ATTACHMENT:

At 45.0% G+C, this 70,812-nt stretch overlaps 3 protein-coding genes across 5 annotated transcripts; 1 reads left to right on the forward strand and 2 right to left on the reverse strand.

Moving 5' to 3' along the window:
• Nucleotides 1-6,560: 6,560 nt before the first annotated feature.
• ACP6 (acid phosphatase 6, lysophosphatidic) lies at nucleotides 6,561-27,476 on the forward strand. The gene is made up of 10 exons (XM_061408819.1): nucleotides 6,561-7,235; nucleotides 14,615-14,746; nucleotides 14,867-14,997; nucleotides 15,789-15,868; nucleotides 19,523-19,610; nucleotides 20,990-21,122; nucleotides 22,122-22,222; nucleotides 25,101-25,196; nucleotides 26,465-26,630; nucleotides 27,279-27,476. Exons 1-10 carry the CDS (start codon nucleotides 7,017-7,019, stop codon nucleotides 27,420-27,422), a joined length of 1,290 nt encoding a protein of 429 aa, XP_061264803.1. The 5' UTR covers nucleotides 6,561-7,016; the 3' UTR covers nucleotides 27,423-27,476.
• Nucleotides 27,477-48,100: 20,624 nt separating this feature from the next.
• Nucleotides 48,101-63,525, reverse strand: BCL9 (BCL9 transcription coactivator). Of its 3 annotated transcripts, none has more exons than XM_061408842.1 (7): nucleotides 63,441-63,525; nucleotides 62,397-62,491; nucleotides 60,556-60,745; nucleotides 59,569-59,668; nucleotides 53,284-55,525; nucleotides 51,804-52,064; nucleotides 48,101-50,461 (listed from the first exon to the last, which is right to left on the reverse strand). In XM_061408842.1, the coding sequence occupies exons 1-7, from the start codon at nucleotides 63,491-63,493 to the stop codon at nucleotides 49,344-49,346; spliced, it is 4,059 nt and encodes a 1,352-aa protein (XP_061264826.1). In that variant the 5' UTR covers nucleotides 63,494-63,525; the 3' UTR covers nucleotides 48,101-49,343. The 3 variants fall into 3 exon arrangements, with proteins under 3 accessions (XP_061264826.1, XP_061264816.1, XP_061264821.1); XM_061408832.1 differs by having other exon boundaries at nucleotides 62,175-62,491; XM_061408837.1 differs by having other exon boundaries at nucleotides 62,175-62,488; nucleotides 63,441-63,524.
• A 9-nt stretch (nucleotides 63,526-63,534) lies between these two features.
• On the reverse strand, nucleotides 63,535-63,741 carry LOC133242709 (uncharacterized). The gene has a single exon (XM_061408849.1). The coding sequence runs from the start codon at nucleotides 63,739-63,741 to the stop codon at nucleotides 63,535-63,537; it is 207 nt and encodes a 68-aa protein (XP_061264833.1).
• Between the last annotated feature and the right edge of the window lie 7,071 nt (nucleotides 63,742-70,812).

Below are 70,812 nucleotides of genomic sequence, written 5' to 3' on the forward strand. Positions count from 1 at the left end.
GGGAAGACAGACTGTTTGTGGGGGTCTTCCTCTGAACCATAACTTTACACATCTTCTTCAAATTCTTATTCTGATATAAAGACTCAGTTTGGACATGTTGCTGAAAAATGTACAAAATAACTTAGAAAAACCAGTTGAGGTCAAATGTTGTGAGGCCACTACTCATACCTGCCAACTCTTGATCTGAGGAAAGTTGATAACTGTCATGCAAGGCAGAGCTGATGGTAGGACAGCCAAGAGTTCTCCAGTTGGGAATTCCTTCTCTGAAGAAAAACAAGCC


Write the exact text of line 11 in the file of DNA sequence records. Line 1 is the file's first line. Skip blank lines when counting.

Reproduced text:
GGGAAGACAGACTGTTTGTGGGGGTCTTCCTCTGAACCATAACTTTACACATCTTCTTCAAATTCTTATTCTGATATAAAGACTCAGTTTGGACATGTTGCTGAAAAATGTACAAAATAACTTAGAAAAACCAGTTGAGGTCAAATGTTGTGAGGCCACTACTCATACCTGCCAACTCTTGATCTGAGGAAAGTTGATAACTGTCATGCAAGGCAGAGCTGATGGTAGGACAGCCAAGAGTTCTCCAGTTGGGAATTCCTTCTCTGAAGAAAAACAAGCC